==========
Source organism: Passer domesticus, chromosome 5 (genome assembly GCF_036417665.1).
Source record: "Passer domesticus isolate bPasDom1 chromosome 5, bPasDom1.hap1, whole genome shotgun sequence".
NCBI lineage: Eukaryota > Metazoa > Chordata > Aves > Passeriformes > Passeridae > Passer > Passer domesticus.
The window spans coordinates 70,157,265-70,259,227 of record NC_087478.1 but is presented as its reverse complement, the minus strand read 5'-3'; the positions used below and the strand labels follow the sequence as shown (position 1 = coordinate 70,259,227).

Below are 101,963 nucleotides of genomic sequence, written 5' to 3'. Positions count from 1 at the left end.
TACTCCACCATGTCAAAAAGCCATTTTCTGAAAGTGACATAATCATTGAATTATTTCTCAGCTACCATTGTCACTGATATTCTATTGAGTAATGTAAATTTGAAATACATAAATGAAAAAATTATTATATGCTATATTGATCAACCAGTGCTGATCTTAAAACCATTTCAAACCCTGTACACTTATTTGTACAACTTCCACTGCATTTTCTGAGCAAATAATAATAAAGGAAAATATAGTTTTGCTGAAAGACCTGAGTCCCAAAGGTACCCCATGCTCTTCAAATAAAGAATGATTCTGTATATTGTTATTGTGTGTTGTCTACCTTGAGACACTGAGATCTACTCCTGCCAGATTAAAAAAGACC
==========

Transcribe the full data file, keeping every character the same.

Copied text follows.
Source organism: Passer domesticus, chromosome 5 (genome assembly GCF_036417665.1).
Source record: "Passer domesticus isolate bPasDom1 chromosome 5, bPasDom1.hap1, whole genome shotgun sequence".
NCBI lineage: Eukaryota > Metazoa > Chordata > Aves > Passeriformes > Passeridae > Passer > Passer domesticus.
The window spans coordinates 70,157,265-70,259,227 of record NC_087478.1 but is presented as its reverse complement, the minus strand read 5'-3'; the positions used below and the strand labels follow the sequence as shown (position 1 = coordinate 70,259,227).

Below are 101,963 nucleotides of genomic sequence, written 5' to 3'. Positions count from 1 at the left end.
TACTCCACCATGTCAAAAAGCCATTTTCTGAAAGTGACATAATCATTGAATTATTTCTCAGCTACCATTGTCACTGATATTCTATTGAGTAATGTAAATTTGAAATACATAAATGAAAAAATTATTATATGCTATATTGATCAACCAGTGCTGATCTTAAAACCATTTCAAACCCTGTACACTTATTTGTACAACTTCCACTGCATTTTCTGAGCAAATAATAATAAAGGAAAATATAGTTTTGCTGAAAGACCTGAGTCCCAAAGGTACCCCATGCTCTTCAAATAAAGAATGATTCTGTATATTGTTATTGTGTGTTGTCTACCTTGAGACACTGAGATCTACTCCTGCCAGATTAAAAAAGACC